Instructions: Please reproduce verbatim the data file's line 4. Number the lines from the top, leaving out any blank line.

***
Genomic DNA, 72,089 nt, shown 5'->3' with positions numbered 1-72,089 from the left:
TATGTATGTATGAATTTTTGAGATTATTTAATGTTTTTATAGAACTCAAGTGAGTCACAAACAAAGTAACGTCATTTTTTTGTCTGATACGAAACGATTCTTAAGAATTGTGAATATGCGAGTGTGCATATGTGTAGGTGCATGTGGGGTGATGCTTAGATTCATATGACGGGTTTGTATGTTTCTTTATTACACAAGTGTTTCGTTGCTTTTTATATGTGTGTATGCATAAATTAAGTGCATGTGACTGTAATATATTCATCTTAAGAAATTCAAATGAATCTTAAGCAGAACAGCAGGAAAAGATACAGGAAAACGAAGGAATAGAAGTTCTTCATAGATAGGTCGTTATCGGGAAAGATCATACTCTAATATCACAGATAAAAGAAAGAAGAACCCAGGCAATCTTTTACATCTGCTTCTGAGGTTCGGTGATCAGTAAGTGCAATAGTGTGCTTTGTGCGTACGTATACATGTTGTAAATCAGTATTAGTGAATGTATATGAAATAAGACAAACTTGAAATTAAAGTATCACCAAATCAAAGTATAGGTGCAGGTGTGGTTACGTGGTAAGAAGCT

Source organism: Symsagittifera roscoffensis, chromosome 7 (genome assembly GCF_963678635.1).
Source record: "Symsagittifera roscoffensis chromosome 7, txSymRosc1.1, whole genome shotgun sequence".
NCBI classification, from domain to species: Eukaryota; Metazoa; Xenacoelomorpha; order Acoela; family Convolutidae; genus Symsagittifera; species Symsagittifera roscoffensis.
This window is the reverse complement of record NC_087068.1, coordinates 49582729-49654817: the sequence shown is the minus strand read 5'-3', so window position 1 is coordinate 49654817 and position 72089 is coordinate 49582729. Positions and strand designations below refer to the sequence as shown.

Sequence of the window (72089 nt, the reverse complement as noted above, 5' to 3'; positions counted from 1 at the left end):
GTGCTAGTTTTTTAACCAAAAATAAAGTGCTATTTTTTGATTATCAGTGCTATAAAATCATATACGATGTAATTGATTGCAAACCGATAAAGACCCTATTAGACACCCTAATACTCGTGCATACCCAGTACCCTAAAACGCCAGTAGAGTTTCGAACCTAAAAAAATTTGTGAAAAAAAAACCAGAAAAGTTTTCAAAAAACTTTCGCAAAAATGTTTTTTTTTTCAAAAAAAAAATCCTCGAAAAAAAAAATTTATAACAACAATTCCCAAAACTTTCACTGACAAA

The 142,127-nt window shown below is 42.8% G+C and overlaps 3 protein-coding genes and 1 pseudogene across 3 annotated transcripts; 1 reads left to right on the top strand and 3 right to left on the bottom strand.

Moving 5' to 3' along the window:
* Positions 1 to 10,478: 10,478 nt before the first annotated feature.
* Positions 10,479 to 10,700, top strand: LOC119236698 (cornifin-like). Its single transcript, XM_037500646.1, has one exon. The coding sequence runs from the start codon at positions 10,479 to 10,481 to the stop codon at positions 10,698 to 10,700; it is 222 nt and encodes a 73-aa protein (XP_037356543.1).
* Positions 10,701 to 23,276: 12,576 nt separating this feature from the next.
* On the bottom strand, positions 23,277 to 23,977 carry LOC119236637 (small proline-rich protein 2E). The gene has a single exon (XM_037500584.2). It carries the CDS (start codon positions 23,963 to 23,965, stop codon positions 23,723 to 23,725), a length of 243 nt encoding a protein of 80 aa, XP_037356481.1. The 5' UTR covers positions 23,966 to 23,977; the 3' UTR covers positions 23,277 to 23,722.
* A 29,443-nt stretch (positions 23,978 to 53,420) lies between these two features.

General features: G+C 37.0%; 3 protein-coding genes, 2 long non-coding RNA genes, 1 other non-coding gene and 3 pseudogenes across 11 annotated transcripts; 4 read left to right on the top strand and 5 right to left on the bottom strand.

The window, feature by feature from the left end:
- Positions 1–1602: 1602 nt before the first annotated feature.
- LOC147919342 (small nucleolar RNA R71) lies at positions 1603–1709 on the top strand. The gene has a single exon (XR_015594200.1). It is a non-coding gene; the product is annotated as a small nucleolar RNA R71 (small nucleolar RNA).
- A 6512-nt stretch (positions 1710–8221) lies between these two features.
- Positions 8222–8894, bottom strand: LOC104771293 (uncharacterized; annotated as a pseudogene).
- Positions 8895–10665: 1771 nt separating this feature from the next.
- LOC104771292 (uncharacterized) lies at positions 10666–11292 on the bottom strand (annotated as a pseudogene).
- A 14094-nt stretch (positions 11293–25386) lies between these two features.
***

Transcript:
Source record: "Symsagittifera roscoffensis chromosome 7, txSymRosc1.1, whole genome shotgun sequence".